Do you look at contemporary Asia with great hope for the universal Church?
It might be better to say that the Church herself is the true hope for Asia. At the moment, this continent is a great challenge for evangelization. And for the Asian peoples who are undergoing a period of rapid development (China or India, for example), evangelization is an opportunity to discover the values that are truly human, and to learn that wealth is not simply a matter of oil or commerce, but also requires the integral development of every human person in the light of the Gospel. So at the moment Asia has a great need for missionaries.
What is the special challenge of evangelization in a county like yours with so many Muslims and Orthodox?
We don’t see anyone as an “opponent.” First of all, we need to strive to develop fully the immense “hidden treasure” that we posses—making the best possible use of all the “talents” of our faith. The rest, as Jesus said, will be given in addition. The work of evangelization has to be the consequence of the superabundance of our personal effort, with the help of God’s grace, to live our Christian vocation to the full. Then (as John Paul liked to say) the truth will spread by itself.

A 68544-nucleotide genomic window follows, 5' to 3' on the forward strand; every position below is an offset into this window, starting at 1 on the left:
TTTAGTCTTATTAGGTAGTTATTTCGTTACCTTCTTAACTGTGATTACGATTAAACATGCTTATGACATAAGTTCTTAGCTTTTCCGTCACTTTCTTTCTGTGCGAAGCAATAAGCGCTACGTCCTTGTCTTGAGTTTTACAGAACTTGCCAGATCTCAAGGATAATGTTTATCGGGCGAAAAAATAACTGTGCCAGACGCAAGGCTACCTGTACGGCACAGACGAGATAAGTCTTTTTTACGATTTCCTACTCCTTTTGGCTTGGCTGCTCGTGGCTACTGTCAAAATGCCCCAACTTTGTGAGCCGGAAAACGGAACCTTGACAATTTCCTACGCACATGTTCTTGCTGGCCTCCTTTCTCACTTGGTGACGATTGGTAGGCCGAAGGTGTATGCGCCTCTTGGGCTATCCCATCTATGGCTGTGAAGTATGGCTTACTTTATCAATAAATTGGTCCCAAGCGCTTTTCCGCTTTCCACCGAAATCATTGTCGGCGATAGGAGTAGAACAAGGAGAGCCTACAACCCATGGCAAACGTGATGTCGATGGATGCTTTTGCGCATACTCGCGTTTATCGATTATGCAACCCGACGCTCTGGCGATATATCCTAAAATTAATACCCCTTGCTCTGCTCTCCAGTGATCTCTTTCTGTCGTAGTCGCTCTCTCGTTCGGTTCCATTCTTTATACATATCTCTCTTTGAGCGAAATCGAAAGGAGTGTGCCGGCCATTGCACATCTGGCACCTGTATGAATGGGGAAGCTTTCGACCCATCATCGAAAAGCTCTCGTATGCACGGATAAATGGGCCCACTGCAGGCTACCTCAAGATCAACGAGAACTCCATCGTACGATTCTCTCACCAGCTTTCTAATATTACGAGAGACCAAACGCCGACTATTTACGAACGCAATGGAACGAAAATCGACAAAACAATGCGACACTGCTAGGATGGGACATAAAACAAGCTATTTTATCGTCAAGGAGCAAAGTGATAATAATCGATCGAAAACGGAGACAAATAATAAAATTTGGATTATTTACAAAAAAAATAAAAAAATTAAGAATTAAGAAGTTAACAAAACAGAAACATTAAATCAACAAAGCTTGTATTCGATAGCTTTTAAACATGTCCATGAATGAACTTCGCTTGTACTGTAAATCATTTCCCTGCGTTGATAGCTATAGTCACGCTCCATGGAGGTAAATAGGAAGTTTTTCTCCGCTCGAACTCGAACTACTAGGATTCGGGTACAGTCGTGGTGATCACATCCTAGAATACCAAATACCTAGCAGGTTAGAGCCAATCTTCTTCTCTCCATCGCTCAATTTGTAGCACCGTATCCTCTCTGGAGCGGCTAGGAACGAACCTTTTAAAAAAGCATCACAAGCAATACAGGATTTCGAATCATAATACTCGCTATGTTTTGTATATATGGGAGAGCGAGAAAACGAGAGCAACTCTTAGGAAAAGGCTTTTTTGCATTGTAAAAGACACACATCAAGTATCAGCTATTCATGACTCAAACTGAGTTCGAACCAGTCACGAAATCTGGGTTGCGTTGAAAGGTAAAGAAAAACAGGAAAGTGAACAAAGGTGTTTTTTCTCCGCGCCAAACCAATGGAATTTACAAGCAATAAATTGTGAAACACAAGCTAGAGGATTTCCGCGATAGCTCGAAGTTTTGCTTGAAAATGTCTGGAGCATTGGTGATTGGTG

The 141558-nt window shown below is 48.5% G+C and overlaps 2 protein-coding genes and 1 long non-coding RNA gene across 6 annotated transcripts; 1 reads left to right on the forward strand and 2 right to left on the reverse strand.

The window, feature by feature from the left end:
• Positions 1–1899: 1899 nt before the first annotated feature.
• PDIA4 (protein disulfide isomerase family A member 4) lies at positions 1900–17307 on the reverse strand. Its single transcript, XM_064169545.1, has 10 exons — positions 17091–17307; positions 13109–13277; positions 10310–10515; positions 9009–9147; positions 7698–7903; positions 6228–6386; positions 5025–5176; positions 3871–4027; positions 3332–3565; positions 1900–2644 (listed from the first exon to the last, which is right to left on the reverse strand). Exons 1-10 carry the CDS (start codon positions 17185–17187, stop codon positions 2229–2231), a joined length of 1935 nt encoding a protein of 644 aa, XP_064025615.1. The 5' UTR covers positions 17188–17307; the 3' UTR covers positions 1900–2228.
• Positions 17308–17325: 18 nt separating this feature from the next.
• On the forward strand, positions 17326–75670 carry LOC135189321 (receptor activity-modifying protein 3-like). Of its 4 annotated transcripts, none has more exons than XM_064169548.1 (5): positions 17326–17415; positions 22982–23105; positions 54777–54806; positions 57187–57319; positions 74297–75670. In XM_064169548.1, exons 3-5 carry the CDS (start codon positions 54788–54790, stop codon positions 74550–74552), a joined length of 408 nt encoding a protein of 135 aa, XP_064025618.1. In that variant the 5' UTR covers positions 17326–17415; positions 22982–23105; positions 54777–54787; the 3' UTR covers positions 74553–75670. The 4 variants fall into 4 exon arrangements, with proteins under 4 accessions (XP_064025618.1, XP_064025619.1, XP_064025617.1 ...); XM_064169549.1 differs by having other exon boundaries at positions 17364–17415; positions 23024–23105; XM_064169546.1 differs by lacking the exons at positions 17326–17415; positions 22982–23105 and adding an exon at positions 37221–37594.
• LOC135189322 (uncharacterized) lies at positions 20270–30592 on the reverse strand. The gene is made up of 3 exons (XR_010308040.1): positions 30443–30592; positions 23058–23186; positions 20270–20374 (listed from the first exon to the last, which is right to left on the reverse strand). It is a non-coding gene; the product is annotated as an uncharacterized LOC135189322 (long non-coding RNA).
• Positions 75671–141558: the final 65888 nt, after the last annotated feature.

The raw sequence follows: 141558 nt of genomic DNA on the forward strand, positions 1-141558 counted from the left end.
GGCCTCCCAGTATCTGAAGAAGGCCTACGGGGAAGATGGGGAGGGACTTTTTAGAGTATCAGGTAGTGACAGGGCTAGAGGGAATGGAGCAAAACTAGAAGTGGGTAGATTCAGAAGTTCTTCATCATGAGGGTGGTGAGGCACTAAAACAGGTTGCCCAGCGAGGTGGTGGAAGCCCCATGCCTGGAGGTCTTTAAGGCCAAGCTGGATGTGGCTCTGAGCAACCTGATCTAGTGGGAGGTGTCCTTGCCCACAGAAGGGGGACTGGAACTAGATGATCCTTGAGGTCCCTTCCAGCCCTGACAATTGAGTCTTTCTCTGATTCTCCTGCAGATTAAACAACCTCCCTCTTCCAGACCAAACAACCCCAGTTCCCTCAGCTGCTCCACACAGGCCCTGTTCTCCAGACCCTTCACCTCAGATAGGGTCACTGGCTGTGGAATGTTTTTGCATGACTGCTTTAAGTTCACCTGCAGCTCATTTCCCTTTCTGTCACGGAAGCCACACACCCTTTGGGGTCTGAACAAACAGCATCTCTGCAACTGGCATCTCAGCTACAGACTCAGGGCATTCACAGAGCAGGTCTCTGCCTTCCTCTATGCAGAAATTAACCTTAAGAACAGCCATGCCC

When you first came to Kazakhstan in 1998, you thought it would be for three years. But now it seems your stay is going to be longer. How has your experience here contributed to your own life of faith?
The meaning of my life lies in the vocation God called me to as a diocesan priest in the Priestly Society of the Holy Cross. And he asked me to carry out this vocation in these lands, among these people. So it’s easy to understand why to live and serve in Kazakhstan is precisely the meaning of my life. I’m very grateful, both to God and to this new country of mine.